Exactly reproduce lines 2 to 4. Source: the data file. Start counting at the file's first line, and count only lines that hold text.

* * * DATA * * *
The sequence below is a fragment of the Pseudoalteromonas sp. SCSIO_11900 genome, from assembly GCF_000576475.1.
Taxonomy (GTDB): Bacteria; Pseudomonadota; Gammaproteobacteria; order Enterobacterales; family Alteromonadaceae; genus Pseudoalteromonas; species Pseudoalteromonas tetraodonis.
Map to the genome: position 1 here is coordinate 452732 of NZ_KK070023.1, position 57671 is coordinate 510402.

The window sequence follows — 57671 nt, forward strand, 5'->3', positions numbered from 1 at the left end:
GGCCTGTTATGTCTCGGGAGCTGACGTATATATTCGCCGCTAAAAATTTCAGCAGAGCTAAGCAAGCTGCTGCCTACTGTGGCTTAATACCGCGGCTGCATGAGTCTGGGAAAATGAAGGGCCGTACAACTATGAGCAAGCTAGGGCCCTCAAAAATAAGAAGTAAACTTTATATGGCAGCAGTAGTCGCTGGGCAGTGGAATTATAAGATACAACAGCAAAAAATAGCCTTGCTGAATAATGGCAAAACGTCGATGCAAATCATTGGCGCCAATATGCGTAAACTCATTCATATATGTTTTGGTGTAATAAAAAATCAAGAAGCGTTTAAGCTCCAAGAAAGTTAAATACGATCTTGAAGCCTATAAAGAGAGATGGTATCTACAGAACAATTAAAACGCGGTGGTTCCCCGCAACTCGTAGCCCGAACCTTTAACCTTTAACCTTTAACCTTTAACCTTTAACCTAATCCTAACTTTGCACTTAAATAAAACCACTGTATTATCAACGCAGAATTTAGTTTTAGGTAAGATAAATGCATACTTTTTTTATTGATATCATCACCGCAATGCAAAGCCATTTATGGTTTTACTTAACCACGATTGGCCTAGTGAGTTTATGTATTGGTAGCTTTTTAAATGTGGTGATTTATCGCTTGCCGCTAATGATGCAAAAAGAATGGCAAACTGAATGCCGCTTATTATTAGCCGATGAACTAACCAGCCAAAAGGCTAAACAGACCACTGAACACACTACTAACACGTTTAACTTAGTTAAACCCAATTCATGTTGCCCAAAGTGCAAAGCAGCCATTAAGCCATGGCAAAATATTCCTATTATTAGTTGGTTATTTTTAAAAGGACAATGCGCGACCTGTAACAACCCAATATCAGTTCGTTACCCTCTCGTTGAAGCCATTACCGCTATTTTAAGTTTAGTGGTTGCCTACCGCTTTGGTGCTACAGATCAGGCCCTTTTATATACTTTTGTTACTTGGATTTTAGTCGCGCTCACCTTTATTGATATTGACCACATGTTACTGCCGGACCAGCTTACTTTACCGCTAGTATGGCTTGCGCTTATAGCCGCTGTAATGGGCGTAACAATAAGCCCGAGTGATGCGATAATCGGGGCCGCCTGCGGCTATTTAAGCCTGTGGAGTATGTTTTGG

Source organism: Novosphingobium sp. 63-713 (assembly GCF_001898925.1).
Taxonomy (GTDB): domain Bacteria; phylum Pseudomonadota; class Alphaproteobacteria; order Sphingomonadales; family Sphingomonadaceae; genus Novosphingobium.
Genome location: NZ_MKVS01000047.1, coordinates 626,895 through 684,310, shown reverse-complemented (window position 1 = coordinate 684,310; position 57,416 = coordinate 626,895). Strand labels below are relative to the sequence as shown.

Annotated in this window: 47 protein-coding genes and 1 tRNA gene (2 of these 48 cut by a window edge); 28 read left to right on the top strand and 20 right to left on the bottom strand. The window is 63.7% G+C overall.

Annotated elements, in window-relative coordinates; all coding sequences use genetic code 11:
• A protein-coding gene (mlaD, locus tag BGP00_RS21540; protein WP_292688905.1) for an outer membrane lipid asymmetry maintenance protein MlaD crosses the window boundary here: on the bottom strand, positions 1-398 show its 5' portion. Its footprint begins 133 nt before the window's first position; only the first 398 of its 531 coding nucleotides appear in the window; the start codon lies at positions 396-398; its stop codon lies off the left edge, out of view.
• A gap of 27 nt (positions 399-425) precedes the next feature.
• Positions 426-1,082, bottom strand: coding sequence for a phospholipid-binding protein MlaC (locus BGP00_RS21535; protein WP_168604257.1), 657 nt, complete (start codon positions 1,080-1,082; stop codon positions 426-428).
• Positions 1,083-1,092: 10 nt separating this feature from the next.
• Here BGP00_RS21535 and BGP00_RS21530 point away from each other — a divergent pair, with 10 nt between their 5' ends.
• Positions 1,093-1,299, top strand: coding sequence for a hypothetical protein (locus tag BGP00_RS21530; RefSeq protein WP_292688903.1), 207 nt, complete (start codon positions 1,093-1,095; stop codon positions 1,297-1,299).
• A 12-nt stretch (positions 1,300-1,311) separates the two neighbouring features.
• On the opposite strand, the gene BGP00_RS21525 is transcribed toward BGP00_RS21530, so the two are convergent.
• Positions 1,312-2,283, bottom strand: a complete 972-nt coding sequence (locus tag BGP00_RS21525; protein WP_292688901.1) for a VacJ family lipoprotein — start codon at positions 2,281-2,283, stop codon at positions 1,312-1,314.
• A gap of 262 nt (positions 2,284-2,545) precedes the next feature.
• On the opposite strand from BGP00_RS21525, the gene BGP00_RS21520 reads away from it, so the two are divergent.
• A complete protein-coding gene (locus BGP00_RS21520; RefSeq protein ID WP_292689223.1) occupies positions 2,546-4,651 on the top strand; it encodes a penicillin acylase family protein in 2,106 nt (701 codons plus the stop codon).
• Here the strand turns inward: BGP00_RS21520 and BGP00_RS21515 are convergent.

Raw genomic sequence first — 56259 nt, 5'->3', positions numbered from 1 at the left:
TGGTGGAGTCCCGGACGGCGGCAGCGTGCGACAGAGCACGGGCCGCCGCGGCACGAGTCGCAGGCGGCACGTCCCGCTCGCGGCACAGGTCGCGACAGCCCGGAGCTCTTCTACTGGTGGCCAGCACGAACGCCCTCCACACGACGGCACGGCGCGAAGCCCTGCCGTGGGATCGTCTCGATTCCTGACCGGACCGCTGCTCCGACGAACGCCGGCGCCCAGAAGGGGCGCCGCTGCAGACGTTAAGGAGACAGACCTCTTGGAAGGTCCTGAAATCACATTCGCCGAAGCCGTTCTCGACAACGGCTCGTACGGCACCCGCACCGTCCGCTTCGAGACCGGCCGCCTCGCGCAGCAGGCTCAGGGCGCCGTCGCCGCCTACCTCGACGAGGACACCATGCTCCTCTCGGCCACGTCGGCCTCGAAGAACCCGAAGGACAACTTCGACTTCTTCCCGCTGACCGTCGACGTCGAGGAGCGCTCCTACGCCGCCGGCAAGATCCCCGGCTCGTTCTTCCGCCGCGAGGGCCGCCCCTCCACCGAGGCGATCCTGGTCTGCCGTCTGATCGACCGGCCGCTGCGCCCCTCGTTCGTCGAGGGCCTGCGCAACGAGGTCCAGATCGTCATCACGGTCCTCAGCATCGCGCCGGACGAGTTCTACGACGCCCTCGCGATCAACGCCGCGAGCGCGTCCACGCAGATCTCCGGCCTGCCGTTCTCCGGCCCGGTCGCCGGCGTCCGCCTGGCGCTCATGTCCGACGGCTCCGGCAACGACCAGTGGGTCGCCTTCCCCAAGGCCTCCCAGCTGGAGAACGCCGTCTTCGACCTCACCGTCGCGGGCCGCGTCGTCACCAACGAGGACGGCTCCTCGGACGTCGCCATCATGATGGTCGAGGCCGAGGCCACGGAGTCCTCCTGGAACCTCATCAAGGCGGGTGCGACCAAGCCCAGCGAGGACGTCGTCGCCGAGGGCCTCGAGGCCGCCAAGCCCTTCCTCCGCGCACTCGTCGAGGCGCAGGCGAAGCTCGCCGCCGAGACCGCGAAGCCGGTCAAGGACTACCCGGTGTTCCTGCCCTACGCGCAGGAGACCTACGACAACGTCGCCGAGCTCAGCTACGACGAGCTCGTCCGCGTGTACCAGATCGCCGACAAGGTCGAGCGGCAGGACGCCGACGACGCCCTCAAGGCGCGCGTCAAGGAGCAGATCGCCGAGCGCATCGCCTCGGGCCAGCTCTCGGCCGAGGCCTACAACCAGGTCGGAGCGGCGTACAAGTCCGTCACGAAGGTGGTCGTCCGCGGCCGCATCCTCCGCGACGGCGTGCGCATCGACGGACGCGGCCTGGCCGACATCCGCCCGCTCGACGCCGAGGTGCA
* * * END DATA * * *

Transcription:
Taxonomy (GTDB): Bacteria; Pseudomonadota; Gammaproteobacteria; order Enterobacterales; family Alteromonadaceae; genus Pseudoalteromonas; species Pseudoalteromonas tetraodonis.
Map to the genome: position 1 here is coordinate 452732 of NZ_KK070023.1, position 57671 is coordinate 510402.

The window sequence follows — 57671 nt, forward strand, 5'->3', positions numbered from 1 at the left end: